Expands Exceptions to Criminal Penalties to Include Fatal Disorder of Fetus
A woman who makes the difficult choice to terminate an anencephalic pregnancy should never be considered a criminal, as the Supreme Court’s landmark ruling recognizes.
(Washington, DC) – The ruling by Brazil’s highest court on April 12, 2012, expanding exceptions from criminal penalties for abortion is a positive step toward protecting women’s human rights, Human Rights Watch said today.
Abortion is a crime in Brazil, except to save the life of the woman or when pregnancy is the result of a rape. The Supreme Court ruling means that abortion in cases of anencephaly, in which the fetus has a fatal congenital brain disorder, is now also exempt from criminal penalties, and ensures that women can opt to terminate a pregnancy under such circumstances without lengthy judicial review.
“Anencephaly is made only more tragic when a woman has no legal option to choose whether to carry to full term a fetus she knows cannot survive,” said Amanda M. Klasing, women’s rights researcher at Human Rights Watch. “A woman who makes the difficult choice to terminate an anencephalic pregnancy should never be considered a criminal, as the Supreme Court’s landmark ruling recognizes.”
Anencephaly, often diagnosed when the fetus is in utero, is a neural tube defect in which a major portion of the brain, skull, and scalp fail to develop. An infant born with this disorder lacks a cerebrum, and will usually be born blind, deaf, and unconscious. If an anencephalic infant is not stillborn, the baby will often die within hours or days. In a rare case, the infant may survive longer, as in the well-known case in Brazil of Marcela Ferreira, who lived for 20 months. But infants with anencephaly do not gain consciousness and cannot survive infancy.
The psychological and physical effects of carrying an anencephalic pregnancy can be very damaging to women. Being forced to continue an anencephalic pregnancy can contribute to depression, anxiety, and other mental health disorders, and is associated with physical health risks such as hypertensive disorders, premature membrane rupture, and amniotic embolisms.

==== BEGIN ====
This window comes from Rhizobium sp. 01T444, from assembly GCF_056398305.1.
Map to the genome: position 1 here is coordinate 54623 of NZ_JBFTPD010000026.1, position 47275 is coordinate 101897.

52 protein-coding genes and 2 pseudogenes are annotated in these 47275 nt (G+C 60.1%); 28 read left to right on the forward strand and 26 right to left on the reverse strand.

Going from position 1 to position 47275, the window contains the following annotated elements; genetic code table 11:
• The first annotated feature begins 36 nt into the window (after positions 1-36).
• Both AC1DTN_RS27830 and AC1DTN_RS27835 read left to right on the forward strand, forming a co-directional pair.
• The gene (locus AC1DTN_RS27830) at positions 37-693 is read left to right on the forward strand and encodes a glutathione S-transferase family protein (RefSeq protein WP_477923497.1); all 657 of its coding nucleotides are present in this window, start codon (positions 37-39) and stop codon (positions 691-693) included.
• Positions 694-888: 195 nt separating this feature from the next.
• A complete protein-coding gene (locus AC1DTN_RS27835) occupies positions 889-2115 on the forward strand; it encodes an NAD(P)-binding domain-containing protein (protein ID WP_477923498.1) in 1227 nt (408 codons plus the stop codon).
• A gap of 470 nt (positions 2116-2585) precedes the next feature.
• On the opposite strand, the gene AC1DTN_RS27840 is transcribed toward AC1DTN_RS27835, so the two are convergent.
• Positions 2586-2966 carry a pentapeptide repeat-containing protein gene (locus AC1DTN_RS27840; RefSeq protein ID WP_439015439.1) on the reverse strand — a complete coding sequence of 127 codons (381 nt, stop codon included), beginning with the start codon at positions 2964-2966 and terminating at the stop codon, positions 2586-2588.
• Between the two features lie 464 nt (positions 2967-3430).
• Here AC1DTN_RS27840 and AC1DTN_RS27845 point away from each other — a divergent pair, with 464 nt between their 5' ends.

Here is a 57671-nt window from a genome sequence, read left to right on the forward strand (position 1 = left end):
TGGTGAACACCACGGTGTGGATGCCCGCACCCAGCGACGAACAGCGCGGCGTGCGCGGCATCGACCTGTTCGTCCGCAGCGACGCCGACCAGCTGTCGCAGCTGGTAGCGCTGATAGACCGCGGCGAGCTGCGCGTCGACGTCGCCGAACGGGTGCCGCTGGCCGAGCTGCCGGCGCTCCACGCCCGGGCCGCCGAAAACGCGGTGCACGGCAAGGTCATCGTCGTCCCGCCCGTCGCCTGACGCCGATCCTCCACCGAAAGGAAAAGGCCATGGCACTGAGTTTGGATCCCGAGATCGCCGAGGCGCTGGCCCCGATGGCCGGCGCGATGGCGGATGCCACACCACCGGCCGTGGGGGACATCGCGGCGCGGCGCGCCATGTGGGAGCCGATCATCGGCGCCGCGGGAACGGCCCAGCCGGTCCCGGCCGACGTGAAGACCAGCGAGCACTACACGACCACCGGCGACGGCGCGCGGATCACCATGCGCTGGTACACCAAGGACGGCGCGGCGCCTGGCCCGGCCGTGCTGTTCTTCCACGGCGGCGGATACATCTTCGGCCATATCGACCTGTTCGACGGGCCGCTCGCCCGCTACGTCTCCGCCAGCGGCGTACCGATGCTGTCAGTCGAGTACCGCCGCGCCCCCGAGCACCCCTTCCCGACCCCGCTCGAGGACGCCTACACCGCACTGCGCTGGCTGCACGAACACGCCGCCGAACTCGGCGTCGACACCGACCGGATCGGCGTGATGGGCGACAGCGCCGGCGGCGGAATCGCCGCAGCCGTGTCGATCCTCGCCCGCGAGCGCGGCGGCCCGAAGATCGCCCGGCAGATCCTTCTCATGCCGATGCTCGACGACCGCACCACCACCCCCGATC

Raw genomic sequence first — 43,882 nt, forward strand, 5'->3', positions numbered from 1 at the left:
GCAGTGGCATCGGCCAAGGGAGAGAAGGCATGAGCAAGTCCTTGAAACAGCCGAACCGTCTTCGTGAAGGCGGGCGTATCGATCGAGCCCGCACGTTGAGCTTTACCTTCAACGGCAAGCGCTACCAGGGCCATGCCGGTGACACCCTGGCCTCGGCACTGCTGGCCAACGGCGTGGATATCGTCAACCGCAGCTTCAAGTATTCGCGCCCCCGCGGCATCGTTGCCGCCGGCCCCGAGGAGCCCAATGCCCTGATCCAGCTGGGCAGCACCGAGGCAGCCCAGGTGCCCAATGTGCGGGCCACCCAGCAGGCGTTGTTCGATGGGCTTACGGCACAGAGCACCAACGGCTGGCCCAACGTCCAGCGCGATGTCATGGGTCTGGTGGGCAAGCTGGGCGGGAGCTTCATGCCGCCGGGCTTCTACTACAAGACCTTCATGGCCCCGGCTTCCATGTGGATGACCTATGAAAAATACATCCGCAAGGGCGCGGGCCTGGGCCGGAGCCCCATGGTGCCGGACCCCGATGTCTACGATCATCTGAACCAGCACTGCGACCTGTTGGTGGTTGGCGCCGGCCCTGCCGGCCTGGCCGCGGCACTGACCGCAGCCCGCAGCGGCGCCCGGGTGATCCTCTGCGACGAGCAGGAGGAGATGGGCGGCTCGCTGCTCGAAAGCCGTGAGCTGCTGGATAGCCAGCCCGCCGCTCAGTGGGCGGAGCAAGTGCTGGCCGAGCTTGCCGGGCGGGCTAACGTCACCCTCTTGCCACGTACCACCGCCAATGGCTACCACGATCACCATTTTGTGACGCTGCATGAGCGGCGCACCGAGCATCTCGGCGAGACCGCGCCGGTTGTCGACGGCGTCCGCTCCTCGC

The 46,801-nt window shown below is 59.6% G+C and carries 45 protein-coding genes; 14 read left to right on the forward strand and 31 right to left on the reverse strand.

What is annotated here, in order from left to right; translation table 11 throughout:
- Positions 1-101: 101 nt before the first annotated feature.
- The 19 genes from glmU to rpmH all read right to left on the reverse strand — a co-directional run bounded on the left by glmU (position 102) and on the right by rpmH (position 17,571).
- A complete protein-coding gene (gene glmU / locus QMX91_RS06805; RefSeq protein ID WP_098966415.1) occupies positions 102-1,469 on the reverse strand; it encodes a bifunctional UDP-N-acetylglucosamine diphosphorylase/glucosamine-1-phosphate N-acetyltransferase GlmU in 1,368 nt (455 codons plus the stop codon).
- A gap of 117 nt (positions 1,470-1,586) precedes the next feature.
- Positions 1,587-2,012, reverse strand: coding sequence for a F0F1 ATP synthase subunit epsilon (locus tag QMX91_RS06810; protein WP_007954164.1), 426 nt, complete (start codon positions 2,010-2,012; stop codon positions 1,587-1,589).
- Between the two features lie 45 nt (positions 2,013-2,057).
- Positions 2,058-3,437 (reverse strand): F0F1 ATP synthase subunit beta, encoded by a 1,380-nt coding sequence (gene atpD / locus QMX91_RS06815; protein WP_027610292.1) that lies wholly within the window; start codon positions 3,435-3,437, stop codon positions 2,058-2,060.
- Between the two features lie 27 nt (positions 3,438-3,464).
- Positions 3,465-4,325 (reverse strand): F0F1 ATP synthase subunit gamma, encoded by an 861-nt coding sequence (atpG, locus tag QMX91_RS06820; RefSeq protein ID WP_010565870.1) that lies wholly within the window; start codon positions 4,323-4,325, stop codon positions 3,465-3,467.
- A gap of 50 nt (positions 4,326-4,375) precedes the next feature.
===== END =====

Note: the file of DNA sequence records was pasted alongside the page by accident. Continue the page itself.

The United Nations Human Rights Committee has found that restrictions on access to safe and legal abortion may give rise to situations that constitute cruel, inhuman, or degrading treatment, including when a woman is forced to carry an unviable pregnancy to term. In 2005, the Human Rights Committee found that Brazil’s neighbor, Peru, was in violation of its obligations under the International Covenant on Civil and Political Rights when it denied a therapeutic abortion to a 17-year-old girl pregnant with an anencephalic fetus, forcing her to carry the pregnancy to term. The infant survived four days.
Ten of the eleven Supreme Court justices took part in the Brazil judgment, eight of whom favored allowing abortion or induced labor in cases of anencephaly. The majority reasoned that criminalizing the abortion of anencephalic fetuses is contrary to constitutionally protected rights of women in Brazil. Justice Marco AurélioMello, the key judge assigned to the case, reasoned that the rights of a fetus with no possibility of long-term survival could not prevail over the woman’s constitutional rights to dignity, autonomy, privacy, and physical, psychological, and moral integrity.
The court’s ruling follows eight years of arguments and deliberations. The case was initiated by the National Trade Union of Health Workers with the technical and institutional support of the Institute of Bioethics, Human Rights, and Gender in 2004. Justice Aurélio issued a preliminary injunction ordering health providers and justice officials to allow abortions in these circumstances early in the proceedings, but the injunction was suspended later in 2004.
Since then, although some women have successfully obtained judicial authorization to terminate anencephalic pregnancies, they have faced a lengthy and uncertain legal battle to do so.
“After eight years of deliberation, the court ultimately ruled in favor of protecting women’s human rights,” Klasing said. “The next step will be to make sure that the ruling is carried out so that women can get the medical services they are entitled to.”